Mythperceptions: No, Apple is actually pretty good at design


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You know that thing you think you know? Well, what if the Macalope told you that it was wrong?

Turns out it’s not, but what if he were to tell you that it is? Well, you don’t have to ask because, writing for The Atlantic, Ian Bogost is here to tell us about “The Myth of Apple's Great Design.” (Tip o’ the antlers to Draino Runkster, @papanic and Peter Ryan.)

Apple has great design is the biggest myth in technology today.

As opposed to Apple’s doomed? Well… OK. You’re wrong, but OK.

Seriously. Remember back in March of 2014 when Trip Chowdhry said Apple needed to produce a watch in 60 days or the company would “disappear”? You try to tell kids today that story and they just say “Get out of here, old man, you’re a dirty rotten liar and you’re not supposed to be in this ball pit.”

Power move for when you get kicked out of a ball pit, by the way: Just take like five balls with you. They’ll sigh and roll their eyes but they won’t stop you.

Apple has never accomplished sufficiently great design in its electronics to justify lionizing the pedantry of design at the new Apple campus.

YOU DON’T DESERVE A NICE CAMPUS. If you’re such a fan of design, Apple, name design’s first three albums.

The Macalope himself doesn’t care about Apple’s new campus because it doesn’t affect his life and he finds all the reporting about it kind of tedious. But does a well-designed showcase campus suit Apple perfectly? Of course.

At base, such a claim seems preposterous.

Also in the middle. Again about 3/4 of the way up. And at the summit. Basically this is Mt. Preposterous.

In truth, Apple’s products hide a shambles of bad design under the perfection of sleek exteriors.

Ha! Stupid Apple customers! You’re just buying a veneer of design with a mess underneath! All 78 million of you last quarter. Dopes.

Take Apple’s late-2016 MacBook Pro…

Please! [rimshot]

Turns out the new MacBook Pro only has Thunderbolt/USB-C ports. Who knew? But this is not Apple saying “Oh, just get an adapter to connect your iPhone to your MacBook.” This is Apple saying “Don’t connect your iPhone to your MacBook.” It’s also Apple saying, oh, hey, connect power to any port you want. We don’t care.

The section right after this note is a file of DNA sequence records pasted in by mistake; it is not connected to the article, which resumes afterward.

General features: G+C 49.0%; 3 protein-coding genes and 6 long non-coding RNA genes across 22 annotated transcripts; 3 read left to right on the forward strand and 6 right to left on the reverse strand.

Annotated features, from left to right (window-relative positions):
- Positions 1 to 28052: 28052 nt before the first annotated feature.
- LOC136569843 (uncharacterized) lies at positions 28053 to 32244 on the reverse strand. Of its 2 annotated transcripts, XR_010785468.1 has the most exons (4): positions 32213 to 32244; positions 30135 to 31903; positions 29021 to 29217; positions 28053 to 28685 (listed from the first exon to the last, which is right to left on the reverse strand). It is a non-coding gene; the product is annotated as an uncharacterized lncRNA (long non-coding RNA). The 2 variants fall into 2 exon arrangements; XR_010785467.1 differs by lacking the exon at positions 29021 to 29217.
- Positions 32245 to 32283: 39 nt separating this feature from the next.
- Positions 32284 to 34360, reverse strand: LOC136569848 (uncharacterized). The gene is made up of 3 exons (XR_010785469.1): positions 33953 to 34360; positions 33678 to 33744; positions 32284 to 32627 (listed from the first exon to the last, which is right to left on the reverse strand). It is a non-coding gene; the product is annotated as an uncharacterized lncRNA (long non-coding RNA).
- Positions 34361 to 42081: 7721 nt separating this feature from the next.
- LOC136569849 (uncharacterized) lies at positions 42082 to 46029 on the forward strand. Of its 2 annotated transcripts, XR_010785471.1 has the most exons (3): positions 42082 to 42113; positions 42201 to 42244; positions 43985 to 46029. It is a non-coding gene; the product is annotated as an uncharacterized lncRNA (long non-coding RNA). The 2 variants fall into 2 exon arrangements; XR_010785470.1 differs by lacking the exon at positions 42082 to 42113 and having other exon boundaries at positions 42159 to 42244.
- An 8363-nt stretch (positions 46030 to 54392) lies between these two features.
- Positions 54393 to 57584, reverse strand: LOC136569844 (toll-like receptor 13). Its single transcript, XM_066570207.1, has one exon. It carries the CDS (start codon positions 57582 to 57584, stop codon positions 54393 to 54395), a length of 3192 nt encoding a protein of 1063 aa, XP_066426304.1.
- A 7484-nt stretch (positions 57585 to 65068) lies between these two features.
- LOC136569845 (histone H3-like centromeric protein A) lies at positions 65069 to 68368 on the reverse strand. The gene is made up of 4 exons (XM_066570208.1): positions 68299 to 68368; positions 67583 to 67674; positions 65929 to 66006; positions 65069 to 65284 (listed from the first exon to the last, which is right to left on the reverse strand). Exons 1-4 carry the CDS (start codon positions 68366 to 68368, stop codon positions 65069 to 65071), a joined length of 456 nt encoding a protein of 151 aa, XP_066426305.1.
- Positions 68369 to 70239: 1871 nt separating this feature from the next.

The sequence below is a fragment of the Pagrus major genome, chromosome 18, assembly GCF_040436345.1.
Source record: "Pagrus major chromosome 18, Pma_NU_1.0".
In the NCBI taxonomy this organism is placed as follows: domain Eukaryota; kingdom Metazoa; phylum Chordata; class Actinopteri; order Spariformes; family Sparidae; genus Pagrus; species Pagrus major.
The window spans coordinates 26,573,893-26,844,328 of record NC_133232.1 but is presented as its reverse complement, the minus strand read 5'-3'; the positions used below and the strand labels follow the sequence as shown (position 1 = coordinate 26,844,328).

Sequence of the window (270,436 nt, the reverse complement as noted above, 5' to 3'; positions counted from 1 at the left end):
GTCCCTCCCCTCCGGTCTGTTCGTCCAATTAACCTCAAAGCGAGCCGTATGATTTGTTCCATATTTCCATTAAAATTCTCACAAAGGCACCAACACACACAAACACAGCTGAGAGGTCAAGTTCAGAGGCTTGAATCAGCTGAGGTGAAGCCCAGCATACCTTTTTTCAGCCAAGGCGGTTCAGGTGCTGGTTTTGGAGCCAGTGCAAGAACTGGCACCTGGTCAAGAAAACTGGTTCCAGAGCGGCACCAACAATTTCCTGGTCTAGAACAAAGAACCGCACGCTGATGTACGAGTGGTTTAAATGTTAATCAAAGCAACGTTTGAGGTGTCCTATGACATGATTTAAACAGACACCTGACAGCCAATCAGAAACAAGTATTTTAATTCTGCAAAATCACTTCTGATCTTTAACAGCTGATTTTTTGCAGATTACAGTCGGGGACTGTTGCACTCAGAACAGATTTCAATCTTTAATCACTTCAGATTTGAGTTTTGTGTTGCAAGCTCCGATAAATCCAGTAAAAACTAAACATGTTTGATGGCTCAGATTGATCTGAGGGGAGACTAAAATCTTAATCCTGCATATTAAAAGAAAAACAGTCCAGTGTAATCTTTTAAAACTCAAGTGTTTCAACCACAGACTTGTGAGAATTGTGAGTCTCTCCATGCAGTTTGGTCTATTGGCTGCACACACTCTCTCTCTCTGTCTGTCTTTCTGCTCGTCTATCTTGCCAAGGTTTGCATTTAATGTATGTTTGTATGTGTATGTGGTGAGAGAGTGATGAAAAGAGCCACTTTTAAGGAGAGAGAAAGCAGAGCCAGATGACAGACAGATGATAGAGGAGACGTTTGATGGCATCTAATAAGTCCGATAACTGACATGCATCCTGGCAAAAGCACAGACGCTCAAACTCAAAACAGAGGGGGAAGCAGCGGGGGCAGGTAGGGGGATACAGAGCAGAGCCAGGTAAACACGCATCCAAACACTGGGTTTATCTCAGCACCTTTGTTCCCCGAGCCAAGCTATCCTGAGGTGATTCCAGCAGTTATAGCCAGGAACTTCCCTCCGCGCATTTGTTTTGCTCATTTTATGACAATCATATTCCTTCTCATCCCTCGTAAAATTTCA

Given the choice between a USB-C port and the crappy plastic power connector on the name-brand Windows laptop the Macalope has that has broken twice in 18 months he’s owned it, he’ll take USB-C every time.

Again, Bogost’s article follows a well-used pattern: If there’s a problem with something Apple makes, flail your arms about it like an air dancer at a used car lot. If there’s a benefit to the choice Apple made there, don’t mention it.

…even the slightest disturbance on a finger makes Touch ID unreliable.

This article is a shambles of exaggerations under the veneer of trying to make a point. Touch ID is extremely reliable. Does it have trouble sometimes when your fingers are wet or otherwise harder to read? Sure. But compared to having to type a passcode in every single time it’s incredibly more convenient and that convenience makes it easier to improve security by having a longer passcode.

A mere inconvenience when unlocking the phone, but Apple Pay won’t work at all without Touch ID.

Unless you have an Apple Watch. In which case it works fine.

Well, great, actually.

And what about autocorrect?

What about it? If it doesn’t work for you, turn it off. Is Apple’s worse than anyone else’s? No.